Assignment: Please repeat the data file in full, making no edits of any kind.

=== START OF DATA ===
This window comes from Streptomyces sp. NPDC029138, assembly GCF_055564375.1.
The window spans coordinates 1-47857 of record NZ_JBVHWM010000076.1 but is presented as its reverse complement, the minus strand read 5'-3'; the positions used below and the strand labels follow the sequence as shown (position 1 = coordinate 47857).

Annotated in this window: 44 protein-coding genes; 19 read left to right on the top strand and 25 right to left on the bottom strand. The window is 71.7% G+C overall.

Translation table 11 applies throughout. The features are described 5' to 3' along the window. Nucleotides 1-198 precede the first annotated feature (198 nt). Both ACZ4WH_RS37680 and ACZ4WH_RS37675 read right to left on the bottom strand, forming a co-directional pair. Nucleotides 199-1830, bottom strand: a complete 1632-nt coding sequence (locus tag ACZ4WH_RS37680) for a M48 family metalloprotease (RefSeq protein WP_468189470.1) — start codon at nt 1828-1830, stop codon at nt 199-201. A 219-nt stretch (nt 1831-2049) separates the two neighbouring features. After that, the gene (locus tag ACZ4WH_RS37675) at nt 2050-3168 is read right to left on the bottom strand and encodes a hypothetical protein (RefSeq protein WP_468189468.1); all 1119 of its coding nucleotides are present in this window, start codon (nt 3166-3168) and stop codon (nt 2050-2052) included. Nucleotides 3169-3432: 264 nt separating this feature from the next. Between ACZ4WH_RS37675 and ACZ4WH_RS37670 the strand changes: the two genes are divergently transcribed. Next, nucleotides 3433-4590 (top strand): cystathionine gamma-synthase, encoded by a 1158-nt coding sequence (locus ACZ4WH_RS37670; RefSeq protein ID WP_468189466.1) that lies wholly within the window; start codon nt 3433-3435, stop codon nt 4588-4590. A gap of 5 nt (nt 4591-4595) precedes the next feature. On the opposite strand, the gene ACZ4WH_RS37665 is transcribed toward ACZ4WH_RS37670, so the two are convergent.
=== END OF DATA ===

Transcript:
This window comes from Streptomyces sp. NPDC029138, assembly GCF_055564375.1.
The window spans coordinates 1-47857 of record NZ_JBVHWM010000076.1 but is presented as its reverse complement, the minus strand read 5'-3'; the positions used below and the strand labels follow the sequence as shown (position 1 = coordinate 47857).

Annotated in this window: 44 protein-coding genes; 19 read left to right on the top strand and 25 right to left on the bottom strand. The window is 71.7% G+C overall.

Translation table 11 applies throughout. The features are described 5' to 3' along the window. Nucleotides 1-198 precede the first annotated feature (198 nt). Both ACZ4WH_RS37680 and ACZ4WH_RS37675 read right to left on the bottom strand, forming a co-directional pair. Nucleotides 199-1830, bottom strand: a complete 1632-nt coding sequence (locus tag ACZ4WH_RS37680) for a M48 family metalloprotease (RefSeq protein WP_468189470.1) — start codon at nt 1828-1830, stop codon at nt 199-201. A 219-nt stretch (nt 1831-2049) separates the two neighbouring features. After that, the gene (locus tag ACZ4WH_RS37675) at nt 2050-3168 is read right to left on the bottom strand and encodes a hypothetical protein (RefSeq protein WP_468189468.1); all 1119 of its coding nucleotides are present in this window, start codon (nt 3166-3168) and stop codon (nt 2050-2052) included. Nucleotides 3169-3432: 264 nt separating this feature from the next. Between ACZ4WH_RS37675 and ACZ4WH_RS37670 the strand changes: the two genes are divergently transcribed. Next, nucleotides 3433-4590 (top strand): cystathionine gamma-synthase, encoded by a 1158-nt coding sequence (locus ACZ4WH_RS37670; RefSeq protein ID WP_468189466.1) that lies wholly within the window; start codon nt 3433-3435, stop codon nt 4588-4590. A gap of 5 nt (nt 4591-4595) precedes the next feature. On the opposite strand, the gene ACZ4WH_RS37665 is transcribed toward ACZ4WH_RS37670, so the two are convergent.